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Old 07-25-2007, 05:02 PM   #97
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HFWR, thanks for the links. One gives a good explanation why the "consumer driven" model will do little to help problems with our health care delivery system and cost.
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Old 07-25-2007, 05:03 PM   #98
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PBS-Healthcare Crisis: Who's At Risk?

Government programs pay 47 percent of the health care tab in the U.S.; spending on health care makes up 20 percent of the federal budget, and most state budgets too. If you paid $5,000 in taxes last year, around $1,000 went to health care programs.
This was a very good figure to throw out there. It shows that America does, indeed, already have a hybrid system. The gov't spends 1/2 the healthcare dollars, but they can only afford to pay for about 1/4 of provider's salaries. If we go to a fully gov't controlled system, with all else being equal, providers would have willingly agree to lose 1/2 of their pay.

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Healthcare Crisis; Healthcare System Deteriorated

Lack of insurance is the 7th leading cause of death in the United States.
Based on the criticism I get for the links I post, I'm surprised that no-one has criticized the above link as "biased"...oh yes....bias is OK as long as it favors the majority opinion.

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Why the healthcare crisis won't go away | csmonitor.com

US healthcare costs have reached $1.6 trillion a year. That's 15 percent of the nation's economy, up from 5 percent in 1963. Other industrial nations devote less than 10 percent of gross domestic product to healthcare.
We can cost - control too. Anybody can. When a gov't puts a cap on spending, that's how much is spent....and no more, even if someone wants to spend more. These figures are meaningless. The only thing they represent is how much the market is willing to pay for the services they want.

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The Health Care Crisis and What to Do About It - The New York Review of Books

Specifically, American health care tends to divide the population into insiders and outsiders. Insiders, who have good insurance, receive everything modern medicine can provide, no matter how expensive. Outsiders, who have poor insurance or none at all, receive very little. To take just one example, one study found that among Americans diagnosed with colorectal cancer, those without insurance were 70 percent more likely than those with insurance to die over the next three years.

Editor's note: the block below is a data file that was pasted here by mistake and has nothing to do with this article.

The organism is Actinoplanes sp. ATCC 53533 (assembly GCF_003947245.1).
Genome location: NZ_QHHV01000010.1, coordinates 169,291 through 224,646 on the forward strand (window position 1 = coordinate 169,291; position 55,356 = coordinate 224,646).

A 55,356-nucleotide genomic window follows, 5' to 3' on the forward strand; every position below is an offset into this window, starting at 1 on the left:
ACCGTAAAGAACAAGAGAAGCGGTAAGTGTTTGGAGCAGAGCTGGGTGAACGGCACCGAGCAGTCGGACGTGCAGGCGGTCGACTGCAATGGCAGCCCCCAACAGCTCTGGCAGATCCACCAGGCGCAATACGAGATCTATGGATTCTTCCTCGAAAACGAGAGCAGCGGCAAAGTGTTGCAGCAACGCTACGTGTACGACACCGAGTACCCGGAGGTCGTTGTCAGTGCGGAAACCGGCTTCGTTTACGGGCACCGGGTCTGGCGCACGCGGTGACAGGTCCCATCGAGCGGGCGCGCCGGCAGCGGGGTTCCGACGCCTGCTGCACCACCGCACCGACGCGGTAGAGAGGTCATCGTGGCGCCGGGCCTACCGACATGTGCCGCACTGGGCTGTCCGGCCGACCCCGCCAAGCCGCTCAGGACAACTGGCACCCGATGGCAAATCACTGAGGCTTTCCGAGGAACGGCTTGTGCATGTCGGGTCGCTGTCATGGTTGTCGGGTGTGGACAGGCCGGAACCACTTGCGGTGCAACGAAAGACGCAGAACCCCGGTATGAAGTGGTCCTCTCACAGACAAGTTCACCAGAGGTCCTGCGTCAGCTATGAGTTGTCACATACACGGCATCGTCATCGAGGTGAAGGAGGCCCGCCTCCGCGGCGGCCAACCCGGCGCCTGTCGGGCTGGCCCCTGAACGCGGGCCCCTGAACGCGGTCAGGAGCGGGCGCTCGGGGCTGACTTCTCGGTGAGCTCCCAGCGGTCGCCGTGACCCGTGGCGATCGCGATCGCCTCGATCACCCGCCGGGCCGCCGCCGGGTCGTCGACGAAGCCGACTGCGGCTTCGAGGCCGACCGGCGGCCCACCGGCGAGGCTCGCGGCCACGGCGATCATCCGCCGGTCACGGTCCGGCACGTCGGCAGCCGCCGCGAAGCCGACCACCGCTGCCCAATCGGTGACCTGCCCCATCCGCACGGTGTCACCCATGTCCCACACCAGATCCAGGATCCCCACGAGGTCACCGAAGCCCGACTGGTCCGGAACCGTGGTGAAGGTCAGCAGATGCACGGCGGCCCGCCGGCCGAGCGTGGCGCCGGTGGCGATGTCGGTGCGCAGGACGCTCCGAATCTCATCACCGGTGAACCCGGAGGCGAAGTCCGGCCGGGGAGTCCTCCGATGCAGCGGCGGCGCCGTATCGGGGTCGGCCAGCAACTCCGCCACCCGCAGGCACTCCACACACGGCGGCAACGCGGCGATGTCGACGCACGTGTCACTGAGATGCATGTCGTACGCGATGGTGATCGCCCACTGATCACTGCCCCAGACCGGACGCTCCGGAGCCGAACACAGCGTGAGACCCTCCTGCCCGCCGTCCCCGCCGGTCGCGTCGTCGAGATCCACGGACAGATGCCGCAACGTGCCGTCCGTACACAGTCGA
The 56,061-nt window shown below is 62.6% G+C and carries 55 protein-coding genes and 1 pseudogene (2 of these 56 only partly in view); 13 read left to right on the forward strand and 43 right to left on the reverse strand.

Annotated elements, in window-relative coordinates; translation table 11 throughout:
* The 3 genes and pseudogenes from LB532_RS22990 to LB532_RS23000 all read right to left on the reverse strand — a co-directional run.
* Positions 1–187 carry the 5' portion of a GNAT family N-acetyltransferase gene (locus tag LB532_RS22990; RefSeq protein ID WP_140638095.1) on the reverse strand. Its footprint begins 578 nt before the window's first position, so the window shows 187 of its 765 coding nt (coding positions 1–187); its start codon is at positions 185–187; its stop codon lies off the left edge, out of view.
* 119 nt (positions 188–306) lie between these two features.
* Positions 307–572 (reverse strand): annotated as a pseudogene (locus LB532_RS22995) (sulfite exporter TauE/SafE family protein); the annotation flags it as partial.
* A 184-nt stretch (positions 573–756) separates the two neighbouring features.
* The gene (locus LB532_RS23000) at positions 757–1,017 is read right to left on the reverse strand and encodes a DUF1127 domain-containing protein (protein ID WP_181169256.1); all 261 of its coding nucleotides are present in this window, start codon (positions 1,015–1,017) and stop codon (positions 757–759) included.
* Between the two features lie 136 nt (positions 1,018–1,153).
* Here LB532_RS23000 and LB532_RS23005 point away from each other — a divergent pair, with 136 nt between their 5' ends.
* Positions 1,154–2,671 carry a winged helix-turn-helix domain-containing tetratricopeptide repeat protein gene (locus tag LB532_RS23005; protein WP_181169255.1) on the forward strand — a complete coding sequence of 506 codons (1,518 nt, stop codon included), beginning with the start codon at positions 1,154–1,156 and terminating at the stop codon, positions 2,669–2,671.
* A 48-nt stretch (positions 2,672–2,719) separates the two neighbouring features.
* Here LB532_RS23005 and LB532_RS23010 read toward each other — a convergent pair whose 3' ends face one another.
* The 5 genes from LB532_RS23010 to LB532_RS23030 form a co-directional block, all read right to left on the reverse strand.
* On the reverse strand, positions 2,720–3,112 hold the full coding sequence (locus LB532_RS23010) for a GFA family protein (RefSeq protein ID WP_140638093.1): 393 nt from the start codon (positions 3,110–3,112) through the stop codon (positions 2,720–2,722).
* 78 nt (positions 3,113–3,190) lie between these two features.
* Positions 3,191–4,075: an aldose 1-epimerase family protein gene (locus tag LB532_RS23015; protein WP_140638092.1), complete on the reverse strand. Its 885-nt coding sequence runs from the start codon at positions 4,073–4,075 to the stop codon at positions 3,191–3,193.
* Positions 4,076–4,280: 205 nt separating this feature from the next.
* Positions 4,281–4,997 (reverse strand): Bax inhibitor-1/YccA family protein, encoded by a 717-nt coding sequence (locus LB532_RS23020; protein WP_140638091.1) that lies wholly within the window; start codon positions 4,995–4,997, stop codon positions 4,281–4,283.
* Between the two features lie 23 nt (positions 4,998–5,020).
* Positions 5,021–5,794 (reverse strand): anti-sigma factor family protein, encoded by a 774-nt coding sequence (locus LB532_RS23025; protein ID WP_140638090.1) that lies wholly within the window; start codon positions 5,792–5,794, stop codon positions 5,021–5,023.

Yes, New York has done a fine job of resolving the healthcare crisis in their state! I believe that single payor systems also create insiders and outsiders. Insiders are at the top of the waiting list and outsiders are at the bottom. With regards to cancer statistics, take a look at how the USA stacks up against other countries:

ACS :: Study Compares U.S. and European Survival Rates

http://www.mult-sclerosis.org/news/F...wsBy12000.html
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Old 07-25-2007, 05:05 PM   #99
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The bottom line is, if you lived in Canada you would have to get a real job and become a productive member of society.
Whoo...you oughta change your name to "Zinger"...
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Old 07-25-2007, 05:21 PM   #100
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She's Canadian, and like me would not trade our system for yours in a heartbeat.

The bottom line is, if you lived in Canada you would have to get a real job and become a productive member of society.
Zipper, have you ever had a serious health condition that required you to be placed on a waiting list?